# DRILL STRG FRICTION COEFFICIENT DEFINITION AND CALCULATIONS

 Friction Coefficient

### Friction Coefficient Definition

The coefficient of friction determines how much of the normal force is transformed into drag or torque and it is an important factor in calculating Torque And Drag in a wellbore.

Friction coefficients can be calculated from actual drilling situations for a particular well geometry using a computer program with Drill String surface loads as input data. Input includes pickup weight, slack-off weight and torque readings, each of which can produce independent friction coefficient.

Agreement among the three coefficients from one well lends credibility to the model and also provides confidence in the friction coefficient for its use in the prediction of torque and drag in subsequent wells.

### By The Drill String Drag

The pick up load is read from the weight indicator. The reading from the weight indicator includes the weight of the kelly and travelling equipment. In calculating drag forces, the tension at the top of the Drill Pipe below the kelly, is required. Thus, it is necessary to subtract the weights of the traveling equipment and kelly from weight indicator reading.

The tension at the top of the Drill Pipe, the Drill String and wellbore geometry data are entered in the computer program. The program calculates the tension required to pick up the Drill Pipe by using different coefficients of friction until the calculated tension is equal to the tension read by the indicator. The coefficient of friction at which the calculated tension is equal to the measured tension is the correct coefficient to use for that wellbore.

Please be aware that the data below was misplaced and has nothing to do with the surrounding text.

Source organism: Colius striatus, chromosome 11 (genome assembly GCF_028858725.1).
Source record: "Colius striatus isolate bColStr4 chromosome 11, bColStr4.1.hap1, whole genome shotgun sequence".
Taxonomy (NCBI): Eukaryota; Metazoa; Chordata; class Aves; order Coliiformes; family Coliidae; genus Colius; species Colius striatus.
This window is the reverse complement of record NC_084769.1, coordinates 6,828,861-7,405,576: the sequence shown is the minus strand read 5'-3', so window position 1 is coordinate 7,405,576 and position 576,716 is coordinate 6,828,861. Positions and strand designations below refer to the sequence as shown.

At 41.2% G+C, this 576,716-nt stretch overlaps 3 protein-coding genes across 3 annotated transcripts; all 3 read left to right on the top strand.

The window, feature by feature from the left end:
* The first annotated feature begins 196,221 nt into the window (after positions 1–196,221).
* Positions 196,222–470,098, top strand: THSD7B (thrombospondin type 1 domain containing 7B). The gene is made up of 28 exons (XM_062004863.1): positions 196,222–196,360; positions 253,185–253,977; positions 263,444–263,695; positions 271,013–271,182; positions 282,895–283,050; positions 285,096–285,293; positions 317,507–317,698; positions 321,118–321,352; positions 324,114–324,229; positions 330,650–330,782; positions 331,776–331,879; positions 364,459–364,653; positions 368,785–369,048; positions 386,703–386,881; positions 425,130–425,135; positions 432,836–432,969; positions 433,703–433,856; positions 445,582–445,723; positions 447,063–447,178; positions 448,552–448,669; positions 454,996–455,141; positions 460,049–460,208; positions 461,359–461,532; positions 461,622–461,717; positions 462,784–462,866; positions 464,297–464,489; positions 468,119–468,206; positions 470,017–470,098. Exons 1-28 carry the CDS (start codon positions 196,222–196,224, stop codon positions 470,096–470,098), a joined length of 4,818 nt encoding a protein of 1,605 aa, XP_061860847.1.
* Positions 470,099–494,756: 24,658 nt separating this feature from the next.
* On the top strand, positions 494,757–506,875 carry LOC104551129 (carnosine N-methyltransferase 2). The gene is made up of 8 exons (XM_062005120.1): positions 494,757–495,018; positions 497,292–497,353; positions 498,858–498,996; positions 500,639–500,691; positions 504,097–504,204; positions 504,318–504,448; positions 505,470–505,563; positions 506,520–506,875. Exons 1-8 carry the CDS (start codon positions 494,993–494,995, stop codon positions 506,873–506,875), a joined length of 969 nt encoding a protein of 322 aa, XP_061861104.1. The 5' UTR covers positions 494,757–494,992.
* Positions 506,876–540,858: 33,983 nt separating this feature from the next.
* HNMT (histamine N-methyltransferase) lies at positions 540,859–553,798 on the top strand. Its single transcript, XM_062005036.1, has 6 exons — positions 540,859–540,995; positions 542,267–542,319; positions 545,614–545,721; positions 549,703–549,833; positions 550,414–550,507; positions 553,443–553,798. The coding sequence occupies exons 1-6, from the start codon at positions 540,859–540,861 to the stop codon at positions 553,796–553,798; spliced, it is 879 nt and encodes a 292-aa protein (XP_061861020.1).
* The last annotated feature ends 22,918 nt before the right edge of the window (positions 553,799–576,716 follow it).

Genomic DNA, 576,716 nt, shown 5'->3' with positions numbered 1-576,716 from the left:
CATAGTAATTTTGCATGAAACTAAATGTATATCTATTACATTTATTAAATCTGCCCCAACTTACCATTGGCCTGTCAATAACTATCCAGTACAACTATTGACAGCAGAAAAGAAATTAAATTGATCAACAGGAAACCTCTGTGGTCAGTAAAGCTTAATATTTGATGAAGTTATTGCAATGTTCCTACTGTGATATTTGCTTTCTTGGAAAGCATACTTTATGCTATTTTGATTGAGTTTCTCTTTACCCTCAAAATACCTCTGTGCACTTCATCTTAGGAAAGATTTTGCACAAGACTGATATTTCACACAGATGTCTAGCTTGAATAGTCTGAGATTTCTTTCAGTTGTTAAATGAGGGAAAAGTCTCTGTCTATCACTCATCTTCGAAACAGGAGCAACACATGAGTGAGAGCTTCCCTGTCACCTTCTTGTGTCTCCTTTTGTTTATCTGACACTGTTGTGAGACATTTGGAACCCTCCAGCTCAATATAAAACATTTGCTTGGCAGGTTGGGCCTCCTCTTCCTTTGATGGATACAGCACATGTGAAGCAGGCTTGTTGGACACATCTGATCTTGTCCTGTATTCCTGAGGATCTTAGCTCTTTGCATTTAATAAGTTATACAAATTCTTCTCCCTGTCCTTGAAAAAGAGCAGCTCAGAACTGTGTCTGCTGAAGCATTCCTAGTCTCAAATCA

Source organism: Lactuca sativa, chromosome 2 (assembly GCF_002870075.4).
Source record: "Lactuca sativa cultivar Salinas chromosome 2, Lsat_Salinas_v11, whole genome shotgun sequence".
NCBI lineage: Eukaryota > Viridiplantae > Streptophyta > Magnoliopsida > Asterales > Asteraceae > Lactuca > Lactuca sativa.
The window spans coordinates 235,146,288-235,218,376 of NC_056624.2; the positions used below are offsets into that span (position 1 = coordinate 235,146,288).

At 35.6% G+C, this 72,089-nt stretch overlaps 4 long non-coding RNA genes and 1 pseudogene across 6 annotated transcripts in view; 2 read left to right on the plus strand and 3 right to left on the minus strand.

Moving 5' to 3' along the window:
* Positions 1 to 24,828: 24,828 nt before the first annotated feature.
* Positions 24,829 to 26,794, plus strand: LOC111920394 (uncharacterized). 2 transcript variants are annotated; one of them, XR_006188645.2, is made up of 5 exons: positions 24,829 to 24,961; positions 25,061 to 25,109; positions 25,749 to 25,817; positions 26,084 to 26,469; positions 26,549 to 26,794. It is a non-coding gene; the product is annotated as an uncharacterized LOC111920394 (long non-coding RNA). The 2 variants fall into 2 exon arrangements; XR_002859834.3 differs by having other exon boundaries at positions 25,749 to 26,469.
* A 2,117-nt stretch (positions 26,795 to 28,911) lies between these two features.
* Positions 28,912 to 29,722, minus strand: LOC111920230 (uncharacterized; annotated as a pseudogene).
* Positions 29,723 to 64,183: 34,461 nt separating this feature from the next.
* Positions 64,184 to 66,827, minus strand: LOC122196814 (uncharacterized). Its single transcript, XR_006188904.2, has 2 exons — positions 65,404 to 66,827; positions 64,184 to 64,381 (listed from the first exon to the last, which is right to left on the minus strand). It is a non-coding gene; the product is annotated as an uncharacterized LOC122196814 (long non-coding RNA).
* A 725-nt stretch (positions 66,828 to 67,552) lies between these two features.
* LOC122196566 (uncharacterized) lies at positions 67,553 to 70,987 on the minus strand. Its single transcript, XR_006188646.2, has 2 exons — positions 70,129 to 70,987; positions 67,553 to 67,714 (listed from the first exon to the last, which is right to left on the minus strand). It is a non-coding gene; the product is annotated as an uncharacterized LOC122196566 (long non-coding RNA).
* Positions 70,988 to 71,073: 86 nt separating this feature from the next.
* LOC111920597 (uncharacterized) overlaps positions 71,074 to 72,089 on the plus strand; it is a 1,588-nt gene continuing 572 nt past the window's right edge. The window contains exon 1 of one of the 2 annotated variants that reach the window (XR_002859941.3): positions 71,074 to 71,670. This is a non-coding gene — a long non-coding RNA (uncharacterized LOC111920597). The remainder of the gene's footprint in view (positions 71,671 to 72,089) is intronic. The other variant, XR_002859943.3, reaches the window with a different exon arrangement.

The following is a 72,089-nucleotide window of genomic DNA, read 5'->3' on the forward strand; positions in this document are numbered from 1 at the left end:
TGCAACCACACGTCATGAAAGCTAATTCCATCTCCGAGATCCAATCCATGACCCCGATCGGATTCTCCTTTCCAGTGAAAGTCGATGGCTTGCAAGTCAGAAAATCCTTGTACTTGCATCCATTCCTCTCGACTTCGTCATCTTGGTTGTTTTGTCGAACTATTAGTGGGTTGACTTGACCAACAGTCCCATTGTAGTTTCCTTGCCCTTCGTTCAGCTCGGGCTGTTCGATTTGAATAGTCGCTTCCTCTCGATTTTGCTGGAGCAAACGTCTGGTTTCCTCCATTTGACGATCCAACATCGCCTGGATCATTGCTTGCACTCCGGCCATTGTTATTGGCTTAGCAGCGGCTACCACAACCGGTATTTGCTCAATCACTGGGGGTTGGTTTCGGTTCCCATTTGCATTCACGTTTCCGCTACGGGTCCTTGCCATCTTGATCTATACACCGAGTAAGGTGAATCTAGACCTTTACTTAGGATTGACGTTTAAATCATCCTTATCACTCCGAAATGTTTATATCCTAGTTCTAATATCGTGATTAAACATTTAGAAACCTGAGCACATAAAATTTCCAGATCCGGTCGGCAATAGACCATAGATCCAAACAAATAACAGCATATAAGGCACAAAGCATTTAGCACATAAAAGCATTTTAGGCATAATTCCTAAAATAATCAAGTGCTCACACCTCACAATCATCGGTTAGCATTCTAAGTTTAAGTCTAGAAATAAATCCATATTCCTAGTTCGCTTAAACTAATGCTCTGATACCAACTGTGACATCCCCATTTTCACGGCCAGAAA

To ensure accurate results, the weight indicator must be calibrated to give accurate readings. Also accurate weights of the traveling equipment and kelly must be known.

### By The Drill String Torque

The friction coefficient can also be determined by measuring the torque while turning the drill string off bottom. The torque must be in foot-pounds rather than amperes. The coefficient of friction where the measured torque is equal to the calculated torque is the correct  coefficient for  the  wellbore.

Most rigs  are  not  equipped with calibrated torque indicators  and,  therefore,  it  is  recommended  to  determine  friction  coefficients  by measuring tension.

Factors Affecting Friction coefficients

• Mud Type
• Whether the hole is cased or open.

Typical ranges of friction coefficients :

Open Hole            0.15 - 0.3                   0.15 - 0.25

Cased Hole          0.125 - 0.4                 0.125 - 0.25

Torque And Drag arise not only from friction, but also from:
• The effects of hole tortuosity,
• Cuttings accumulations,
• Swelling shale,
• Differential Sticking.
• Other mechanical impediments to Drill String movement.

### Drag Coefficient

Thus, the friction coefficient€ in the Torque And Drag programs could be more accurately be considered as a drag coefficient

Which is a composite coefficient that includes all factors affecting Torque And Drag. Furthermore, the drag coefficients for rotational movement, for axial movement or for a combination of the two, will often be different, and may also vary with the direction of movement.

Finally,   because   these   mechanical   impediments   to   string   movement frequently change with changing hole conditions, friction coefficient will also fluctuate, particularly for axial movement.